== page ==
Debunked: That 'extremely sophisticated' bank scam doing the rounds on WhatsApp is completely false

It’s not true.


THERE IS ANOTHER WhatsApp message doing the rounds at the moment warning people of an “extremely sophisticated” bank scam which is wiping out people’s bank accounts at an alarming rate. 

There’s just one problem – it’s not true. 

Here is a screengrab of the message: 

Screen Shot 2020-04-02 at 16.30.17 WhatsApp WhatsApp

There are a couple of different versions being sent around, but the most common one reads: 

“Extremely sophisticated scam going about this morning. Bank customers get a message saying a payment hasn’t been taken, eg O2 and to click here. As soon as you touch it, the money is gone. They already have all your details and it’s the most advance (sic) scam the banks have ever seen. Pass this on to everyone. Please. This is from work this morning – they are being inundated with calls – thousands flying out of peoples (sic) accounts!” contacted the Banking and Payments Federation of Ireland (BPFI), which represents the banking and payments institutions in this country,  in relation to this message. 

A spokesperson for the group said: “The BPFI can confirm this message should be dismissed as bogus.”

There is no such scam going around, and the method described in the message is not viable as a way to get money. 

Other organisations have also debunked the message which has been shared in the UK too. Another version of this message names Danske Bank as being the affected bank.  The bank put out a statement on Monday saying that the message is completely false, and described it as a ‘smishing’ scam. 

Tweet by @Danske Bank Danske Bank / Twitter Danske Bank / Twitter / Twitter

“Smishing scams are really common,” the statement said. “If you receive a message requesting personal informatino under the pretence of needing to make a payment, do not click on the link or provide the information is being requested.”

The City of London Police and Action Fraud, the UK’s national cyber fraud reporting agency, also confirmed that the information was false. 

Tweet by @City of London Police | #StayHomeSaveLives City of London Police | #StayHomeSaveLives / Twitter City of London Police | #StayHomeSaveLives / Twitter / Twitter

Although this particular scam was deemed to be a fake, the BPFI, gardaí and the majority of Irish banks have issued warnings to people to beware of false communications from people who are pretending to be from either banks or government departments.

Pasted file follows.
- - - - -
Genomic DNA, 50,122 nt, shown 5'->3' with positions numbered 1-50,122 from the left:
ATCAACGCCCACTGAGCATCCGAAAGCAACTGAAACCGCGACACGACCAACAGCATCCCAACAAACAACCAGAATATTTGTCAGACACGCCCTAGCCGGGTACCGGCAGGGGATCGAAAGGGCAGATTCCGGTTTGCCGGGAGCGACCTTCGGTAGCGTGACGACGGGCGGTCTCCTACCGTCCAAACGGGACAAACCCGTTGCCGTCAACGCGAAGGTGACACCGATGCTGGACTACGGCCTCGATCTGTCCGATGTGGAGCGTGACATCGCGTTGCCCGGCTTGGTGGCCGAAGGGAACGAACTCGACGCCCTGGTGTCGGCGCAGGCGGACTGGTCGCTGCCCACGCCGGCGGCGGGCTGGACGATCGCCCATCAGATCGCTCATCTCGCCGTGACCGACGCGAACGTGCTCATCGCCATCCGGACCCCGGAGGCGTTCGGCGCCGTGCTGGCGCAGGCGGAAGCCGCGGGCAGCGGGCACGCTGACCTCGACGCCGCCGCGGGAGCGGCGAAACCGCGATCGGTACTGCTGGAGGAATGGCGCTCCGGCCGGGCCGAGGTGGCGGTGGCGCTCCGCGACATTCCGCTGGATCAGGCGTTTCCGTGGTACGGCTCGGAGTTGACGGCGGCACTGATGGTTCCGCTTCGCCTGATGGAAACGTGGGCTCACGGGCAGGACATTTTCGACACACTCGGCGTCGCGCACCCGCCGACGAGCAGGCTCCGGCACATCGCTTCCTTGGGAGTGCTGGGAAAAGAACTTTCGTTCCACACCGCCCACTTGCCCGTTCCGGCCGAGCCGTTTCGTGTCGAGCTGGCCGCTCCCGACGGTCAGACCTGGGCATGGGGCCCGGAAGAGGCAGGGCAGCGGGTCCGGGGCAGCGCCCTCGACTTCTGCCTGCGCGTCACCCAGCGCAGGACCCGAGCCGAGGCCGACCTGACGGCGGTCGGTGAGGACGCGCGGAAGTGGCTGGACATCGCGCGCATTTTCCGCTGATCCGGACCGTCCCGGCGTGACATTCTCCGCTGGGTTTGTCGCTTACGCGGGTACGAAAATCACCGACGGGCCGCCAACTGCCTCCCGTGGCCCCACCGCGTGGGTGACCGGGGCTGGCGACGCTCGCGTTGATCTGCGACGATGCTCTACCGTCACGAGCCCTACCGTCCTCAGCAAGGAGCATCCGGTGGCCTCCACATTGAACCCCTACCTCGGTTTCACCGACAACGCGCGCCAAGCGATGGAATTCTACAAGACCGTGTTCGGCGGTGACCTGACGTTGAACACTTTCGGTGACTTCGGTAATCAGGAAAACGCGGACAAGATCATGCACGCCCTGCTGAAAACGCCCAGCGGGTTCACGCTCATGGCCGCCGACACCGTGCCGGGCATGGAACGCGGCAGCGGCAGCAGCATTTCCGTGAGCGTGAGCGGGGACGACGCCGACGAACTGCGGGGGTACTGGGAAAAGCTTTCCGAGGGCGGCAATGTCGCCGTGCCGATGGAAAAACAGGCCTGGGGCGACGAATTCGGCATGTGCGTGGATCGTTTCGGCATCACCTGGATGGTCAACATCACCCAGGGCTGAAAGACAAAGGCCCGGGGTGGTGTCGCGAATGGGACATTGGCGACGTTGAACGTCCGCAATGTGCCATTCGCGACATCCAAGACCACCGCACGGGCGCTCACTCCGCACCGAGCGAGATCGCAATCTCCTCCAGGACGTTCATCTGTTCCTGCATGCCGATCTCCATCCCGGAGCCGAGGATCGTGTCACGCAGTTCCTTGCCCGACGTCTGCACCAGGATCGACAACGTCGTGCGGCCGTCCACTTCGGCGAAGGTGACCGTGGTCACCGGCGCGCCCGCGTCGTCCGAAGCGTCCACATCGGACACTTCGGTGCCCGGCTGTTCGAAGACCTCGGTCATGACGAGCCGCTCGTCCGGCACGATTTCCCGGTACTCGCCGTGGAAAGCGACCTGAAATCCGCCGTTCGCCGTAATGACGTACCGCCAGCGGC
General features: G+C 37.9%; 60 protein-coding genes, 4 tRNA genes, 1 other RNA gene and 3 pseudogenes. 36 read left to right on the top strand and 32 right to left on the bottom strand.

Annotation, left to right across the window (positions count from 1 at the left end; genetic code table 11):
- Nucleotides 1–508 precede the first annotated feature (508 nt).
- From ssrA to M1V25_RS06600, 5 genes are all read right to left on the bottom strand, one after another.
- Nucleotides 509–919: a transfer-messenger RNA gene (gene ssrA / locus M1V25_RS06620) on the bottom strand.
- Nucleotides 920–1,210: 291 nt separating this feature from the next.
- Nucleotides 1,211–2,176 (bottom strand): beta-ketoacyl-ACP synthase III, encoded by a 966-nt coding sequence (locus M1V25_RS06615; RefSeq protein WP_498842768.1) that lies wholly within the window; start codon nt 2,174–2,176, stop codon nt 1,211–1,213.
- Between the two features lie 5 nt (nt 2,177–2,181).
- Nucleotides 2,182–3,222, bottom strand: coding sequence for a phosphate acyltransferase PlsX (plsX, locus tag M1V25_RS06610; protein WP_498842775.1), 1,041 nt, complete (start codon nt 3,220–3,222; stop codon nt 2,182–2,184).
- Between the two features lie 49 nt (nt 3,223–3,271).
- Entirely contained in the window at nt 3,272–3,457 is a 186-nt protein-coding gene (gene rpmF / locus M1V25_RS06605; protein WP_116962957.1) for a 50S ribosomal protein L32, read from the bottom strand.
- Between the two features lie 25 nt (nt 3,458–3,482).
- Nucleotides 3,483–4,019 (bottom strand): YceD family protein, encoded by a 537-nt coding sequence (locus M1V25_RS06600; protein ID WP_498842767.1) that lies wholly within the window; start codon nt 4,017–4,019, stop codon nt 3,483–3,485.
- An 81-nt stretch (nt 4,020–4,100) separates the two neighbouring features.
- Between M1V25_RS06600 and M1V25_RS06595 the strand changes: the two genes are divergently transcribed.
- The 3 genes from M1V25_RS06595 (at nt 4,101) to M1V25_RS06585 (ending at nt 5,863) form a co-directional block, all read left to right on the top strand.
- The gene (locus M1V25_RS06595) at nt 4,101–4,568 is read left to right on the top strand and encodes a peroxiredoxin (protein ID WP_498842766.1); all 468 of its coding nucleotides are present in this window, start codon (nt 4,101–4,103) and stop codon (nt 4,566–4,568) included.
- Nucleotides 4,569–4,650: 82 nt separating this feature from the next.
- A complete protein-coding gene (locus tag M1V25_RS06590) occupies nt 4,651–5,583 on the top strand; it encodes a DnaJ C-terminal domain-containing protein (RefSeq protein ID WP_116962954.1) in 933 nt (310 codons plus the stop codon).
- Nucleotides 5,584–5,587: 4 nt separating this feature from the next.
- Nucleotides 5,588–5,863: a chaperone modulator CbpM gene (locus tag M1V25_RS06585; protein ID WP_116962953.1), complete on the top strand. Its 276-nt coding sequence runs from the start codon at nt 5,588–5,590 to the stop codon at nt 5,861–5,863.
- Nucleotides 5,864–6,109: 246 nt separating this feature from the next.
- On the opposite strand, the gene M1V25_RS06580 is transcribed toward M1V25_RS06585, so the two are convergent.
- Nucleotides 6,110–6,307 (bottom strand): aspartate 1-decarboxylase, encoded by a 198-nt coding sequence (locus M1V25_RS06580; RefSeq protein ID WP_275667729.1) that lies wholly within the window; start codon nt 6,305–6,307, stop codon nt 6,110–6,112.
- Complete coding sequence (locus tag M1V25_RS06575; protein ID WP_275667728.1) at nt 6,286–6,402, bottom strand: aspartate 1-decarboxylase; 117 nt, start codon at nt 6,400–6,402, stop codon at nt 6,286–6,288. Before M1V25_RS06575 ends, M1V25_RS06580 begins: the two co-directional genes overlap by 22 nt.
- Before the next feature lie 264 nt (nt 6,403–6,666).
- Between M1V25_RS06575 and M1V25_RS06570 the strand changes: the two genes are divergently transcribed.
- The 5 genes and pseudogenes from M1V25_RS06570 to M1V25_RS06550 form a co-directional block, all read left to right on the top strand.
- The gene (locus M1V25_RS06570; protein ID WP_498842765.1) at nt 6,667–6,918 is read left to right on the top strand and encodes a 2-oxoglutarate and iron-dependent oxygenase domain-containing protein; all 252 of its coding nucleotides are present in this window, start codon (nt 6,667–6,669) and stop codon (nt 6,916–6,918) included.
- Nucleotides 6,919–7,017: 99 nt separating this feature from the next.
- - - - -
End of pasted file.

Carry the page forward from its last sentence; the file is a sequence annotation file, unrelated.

Bank of Ireland has also asked its customers to remain vigilant for online fraud, with increased potential for fraudsters to exploit the current period of uncertainty driven by the COVID-19 outbreak.

The bank said it is urging customers to be wary of newly created fake websites, and not to respond to bogus text messages seeking their personal details. Customers should also watch out for the following scams currently in circulation:

  • Fraudulent WhatsApp messages offering “banking advice”
  • Suspicious social media posts linking back to fake websites
  • Requests to dial high costs phone lines operating as advice centres
  • Calls from fake medical or charitable organisations asking for urgent money transfers
  • Suspicious emails or texts asking for personal details or linking to fake websites

Anybody who suspects a message to be false is asked to contact their bank and not to click through the link until it is confirmed by the bank that it is safe to do so.


There is a lot of false news and scaremongering being spread in Ireland at the moment about coronavirus. Here are some practical ways for you to assess whether the messages that you’re seeing – especially on WhatsApp – are true or not. 


Look at where it’s coming from. Is it someone you know? Do they have a source for the information (e.g. the HSE website) or are they just saying that the information comes from someone they know? A lot of the false news being spread right now is from people claiming that messages from ‘a friend’ of theirs. Have a look yourself – do a quick Google search and see if the information is being reported elsewhere. 

Secondly, get the whole story, not just a headline. A lot of these messages have got vague information (“all the doctors at this hospital are panicking”) and don’t mention specific details. This is often – but not always a sign – that it may not be accurate. 

Finally, see how you feel after reading it. A lot of these false messages are designed to make people feel panicked. They’re deliberately manipulating your feelings to make you more likely to share it. If you feel panicked after reading something, check it out and see if it really is true.’s FactCheck is a signatory to the International Fact-Checking Network’s Code of Principles. You can read it here. For information on how FactCheck works, what the verdicts mean, and how you can take part, check out our Reader’s Guide here. You can read about the team of editors and reporters who work on the factchecks here

Have you gotten a message on WhatsApp or Facebook or Twitter about coronavirus that you’re not sure about and want us to check it out? Message or mail us and we’ll look into debunking it. WhatsApp: 085 221 4696 or Email: 

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